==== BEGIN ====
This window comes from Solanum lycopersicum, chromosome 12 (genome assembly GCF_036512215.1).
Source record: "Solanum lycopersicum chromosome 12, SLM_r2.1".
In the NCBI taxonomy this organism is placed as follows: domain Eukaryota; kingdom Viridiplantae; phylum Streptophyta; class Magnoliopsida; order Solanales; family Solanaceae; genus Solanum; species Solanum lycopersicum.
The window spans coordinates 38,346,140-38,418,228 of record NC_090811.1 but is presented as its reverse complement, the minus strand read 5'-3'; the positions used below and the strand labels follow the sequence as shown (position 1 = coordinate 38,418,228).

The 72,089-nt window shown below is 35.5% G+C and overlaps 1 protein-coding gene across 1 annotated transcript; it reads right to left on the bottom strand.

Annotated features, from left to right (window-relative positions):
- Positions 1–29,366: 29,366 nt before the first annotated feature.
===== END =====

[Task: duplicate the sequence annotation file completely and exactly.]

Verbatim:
This window comes from Solanum lycopersicum, chromosome 12 (genome assembly GCF_036512215.1).
Source record: "Solanum lycopersicum chromosome 12, SLM_r2.1".
In the NCBI taxonomy this organism is placed as follows: domain Eukaryota; kingdom Viridiplantae; phylum Streptophyta; class Magnoliopsida; order Solanales; family Solanaceae; genus Solanum; species Solanum lycopersicum.
The window spans coordinates 38,346,140-38,418,228 of record NC_090811.1 but is presented as its reverse complement, the minus strand read 5'-3'; the positions used below and the strand labels follow the sequence as shown (position 1 = coordinate 38,418,228).

The 72,089-nt window shown below is 35.5% G+C and overlaps 1 protein-coding gene across 1 annotated transcript; it reads right to left on the bottom strand.

Annotated features, from left to right (window-relative positions):
- Positions 1–29,366: 29,366 nt before the first annotated feature.